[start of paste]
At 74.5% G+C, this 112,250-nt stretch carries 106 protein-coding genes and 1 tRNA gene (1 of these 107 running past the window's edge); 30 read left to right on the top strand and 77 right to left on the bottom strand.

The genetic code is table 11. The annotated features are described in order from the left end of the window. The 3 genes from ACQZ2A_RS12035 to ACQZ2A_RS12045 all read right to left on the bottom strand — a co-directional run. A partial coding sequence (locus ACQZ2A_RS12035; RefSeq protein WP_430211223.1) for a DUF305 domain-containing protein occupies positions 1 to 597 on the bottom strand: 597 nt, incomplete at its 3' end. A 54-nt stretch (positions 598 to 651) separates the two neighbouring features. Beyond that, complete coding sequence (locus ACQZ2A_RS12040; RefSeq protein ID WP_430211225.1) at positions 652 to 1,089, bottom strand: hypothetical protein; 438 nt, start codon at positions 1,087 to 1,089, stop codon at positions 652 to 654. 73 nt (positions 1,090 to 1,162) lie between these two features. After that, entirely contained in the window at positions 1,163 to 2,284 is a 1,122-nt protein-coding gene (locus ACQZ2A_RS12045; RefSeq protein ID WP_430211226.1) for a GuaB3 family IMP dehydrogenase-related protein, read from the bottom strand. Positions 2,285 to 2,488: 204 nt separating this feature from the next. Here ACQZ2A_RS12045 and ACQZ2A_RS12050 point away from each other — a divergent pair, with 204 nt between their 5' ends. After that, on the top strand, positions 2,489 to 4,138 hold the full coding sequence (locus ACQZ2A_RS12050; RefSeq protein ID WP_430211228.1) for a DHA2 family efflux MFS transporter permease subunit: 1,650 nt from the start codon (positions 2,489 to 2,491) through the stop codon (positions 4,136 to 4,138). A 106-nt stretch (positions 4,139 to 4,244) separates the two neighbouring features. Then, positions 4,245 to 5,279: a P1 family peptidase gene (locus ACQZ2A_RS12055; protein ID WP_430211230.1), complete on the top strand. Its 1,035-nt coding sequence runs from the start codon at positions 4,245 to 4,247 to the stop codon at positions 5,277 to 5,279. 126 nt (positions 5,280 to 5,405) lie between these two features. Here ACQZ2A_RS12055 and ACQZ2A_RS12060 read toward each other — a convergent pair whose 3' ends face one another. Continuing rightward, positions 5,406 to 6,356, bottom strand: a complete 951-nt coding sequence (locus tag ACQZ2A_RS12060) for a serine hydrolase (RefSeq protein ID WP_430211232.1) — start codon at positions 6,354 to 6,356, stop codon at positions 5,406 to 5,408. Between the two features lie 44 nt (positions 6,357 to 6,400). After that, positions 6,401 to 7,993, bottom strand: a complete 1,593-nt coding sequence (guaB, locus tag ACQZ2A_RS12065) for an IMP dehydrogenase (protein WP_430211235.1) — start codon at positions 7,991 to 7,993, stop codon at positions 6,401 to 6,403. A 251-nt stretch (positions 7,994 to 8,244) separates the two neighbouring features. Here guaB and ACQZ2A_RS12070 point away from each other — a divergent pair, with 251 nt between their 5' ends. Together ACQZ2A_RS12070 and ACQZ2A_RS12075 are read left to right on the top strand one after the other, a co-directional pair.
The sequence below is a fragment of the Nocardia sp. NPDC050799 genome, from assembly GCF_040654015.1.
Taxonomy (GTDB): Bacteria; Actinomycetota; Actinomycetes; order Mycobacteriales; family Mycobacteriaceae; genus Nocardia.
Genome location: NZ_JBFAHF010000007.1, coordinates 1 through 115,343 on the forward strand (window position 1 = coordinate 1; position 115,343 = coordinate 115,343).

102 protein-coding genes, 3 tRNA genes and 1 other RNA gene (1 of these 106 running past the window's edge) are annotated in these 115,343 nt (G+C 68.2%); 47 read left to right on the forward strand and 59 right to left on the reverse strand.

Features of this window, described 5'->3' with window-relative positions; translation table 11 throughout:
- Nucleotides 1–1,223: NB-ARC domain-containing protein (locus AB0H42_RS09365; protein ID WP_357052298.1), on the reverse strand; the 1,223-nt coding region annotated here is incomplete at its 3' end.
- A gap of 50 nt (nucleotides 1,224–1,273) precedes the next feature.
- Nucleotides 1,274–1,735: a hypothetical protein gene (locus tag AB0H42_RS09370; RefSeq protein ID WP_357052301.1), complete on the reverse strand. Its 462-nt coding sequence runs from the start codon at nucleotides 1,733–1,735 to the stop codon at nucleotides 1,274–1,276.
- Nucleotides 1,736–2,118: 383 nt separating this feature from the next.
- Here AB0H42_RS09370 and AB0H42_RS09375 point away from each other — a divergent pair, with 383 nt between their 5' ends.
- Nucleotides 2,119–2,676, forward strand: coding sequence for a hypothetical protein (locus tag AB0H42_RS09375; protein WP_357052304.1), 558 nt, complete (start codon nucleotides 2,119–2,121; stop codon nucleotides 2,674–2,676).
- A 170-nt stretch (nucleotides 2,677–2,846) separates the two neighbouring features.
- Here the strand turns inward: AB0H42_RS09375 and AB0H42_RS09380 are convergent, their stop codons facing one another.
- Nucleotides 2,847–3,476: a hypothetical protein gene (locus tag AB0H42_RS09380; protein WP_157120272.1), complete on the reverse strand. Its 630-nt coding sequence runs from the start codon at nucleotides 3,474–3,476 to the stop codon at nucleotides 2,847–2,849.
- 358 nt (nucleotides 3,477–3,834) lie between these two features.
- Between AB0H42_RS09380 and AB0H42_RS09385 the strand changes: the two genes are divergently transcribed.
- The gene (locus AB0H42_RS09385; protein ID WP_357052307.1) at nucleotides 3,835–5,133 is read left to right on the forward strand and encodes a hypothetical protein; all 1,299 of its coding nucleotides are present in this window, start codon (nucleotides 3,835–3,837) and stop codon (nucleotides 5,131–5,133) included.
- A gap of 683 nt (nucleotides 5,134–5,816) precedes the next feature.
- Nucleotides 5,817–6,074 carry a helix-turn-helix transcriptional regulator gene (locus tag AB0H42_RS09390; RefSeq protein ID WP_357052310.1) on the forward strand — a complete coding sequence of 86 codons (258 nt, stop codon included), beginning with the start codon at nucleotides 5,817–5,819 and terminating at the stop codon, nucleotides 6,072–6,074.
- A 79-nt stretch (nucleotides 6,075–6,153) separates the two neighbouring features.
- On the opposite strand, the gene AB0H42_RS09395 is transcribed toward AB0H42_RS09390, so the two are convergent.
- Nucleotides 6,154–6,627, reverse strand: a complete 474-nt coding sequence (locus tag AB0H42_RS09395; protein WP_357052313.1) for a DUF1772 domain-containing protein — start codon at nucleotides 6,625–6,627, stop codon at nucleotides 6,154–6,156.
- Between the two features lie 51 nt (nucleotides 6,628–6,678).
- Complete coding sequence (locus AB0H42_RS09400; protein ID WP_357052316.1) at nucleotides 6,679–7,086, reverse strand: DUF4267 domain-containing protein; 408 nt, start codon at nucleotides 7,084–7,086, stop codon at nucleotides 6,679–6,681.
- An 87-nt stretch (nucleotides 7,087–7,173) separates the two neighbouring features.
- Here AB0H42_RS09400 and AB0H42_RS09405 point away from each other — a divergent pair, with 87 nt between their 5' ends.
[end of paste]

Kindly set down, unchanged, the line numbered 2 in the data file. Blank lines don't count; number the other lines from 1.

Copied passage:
The genetic code is table 11. The annotated features are described in order from the left end of the window. The 3 genes from ACQZ2A_RS12035 to ACQZ2A_RS12045 all read right to left on the bottom strand — a co-directional run. A partial coding sequence (locus ACQZ2A_RS12035; RefSeq protein WP_430211223.1) for a DUF305 domain-containing protein occupies positions 1 to 597 on the bottom strand: 597 nt, incomplete at its 3' end. A 54-nt stretch (positions 598 to 651) separates the two neighbouring features. Beyond that, complete coding sequence (locus ACQZ2A_RS12040; RefSeq protein ID WP_430211225.1) at positions 652 to 1,089, bottom strand: hypothetical protein; 438 nt, start codon at positions 1,087 to 1,089, stop codon at positions 652 to 654. 73 nt (positions 1,090 to 1,162) lie between these two features. After that, entirely contained in the window at positions 1,163 to 2,284 is a 1,122-nt protein-coding gene (locus ACQZ2A_RS12045; RefSeq protein ID WP_430211226.1) for a GuaB3 family IMP dehydrogenase-related protein, read from the bottom strand. Positions 2,285 to 2,488: 204 nt separating this feature from the next. Here ACQZ2A_RS12045 and ACQZ2A_RS12050 point away from each other — a divergent pair, with 204 nt between their 5' ends. After that, on the top strand, positions 2,489 to 4,138 hold the full coding sequence (locus ACQZ2A_RS12050; RefSeq protein ID WP_430211228.1) for a DHA2 family efflux MFS transporter permease subunit: 1,650 nt from the start codon (positions 2,489 to 2,491) through the stop codon (positions 4,136 to 4,138). A 106-nt stretch (positions 4,139 to 4,244) separates the two neighbouring features. Then, positions 4,245 to 5,279: a P1 family peptidase gene (locus ACQZ2A_RS12055; protein ID WP_430211230.1), complete on the top strand. Its 1,035-nt coding sequence runs from the start codon at positions 4,245 to 4,247 to the stop codon at positions 5,277 to 5,279. 126 nt (positions 5,280 to 5,405) lie between these two features. Here ACQZ2A_RS12055 and ACQZ2A_RS12060 read toward each other — a convergent pair whose 3' ends face one another. Continuing rightward, positions 5,406 to 6,356, bottom strand: a complete 951-nt coding sequence (locus tag ACQZ2A_RS12060) for a serine hydrolase (RefSeq protein ID WP_430211232.1) — start codon at positions 6,354 to 6,356, stop codon at positions 5,406 to 5,408. Between the two features lie 44 nt (positions 6,357 to 6,400). After that, positions 6,401 to 7,993, bottom strand: a complete 1,593-nt coding sequence (guaB, locus tag ACQZ2A_RS12065) for an IMP dehydrogenase (protein WP_430211235.1) — start codon at positions 7,991 to 7,993, stop codon at positions 6,401 to 6,403. A 251-nt stretch (positions 7,994 to 8,244) separates the two neighbouring features. Here guaB and ACQZ2A_RS12070 point away from each other — a divergent pair, with 251 nt between their 5' ends. Together ACQZ2A_RS12070 and ACQZ2A_RS12075 are read left to right on the top strand one after the other, a co-directional pair.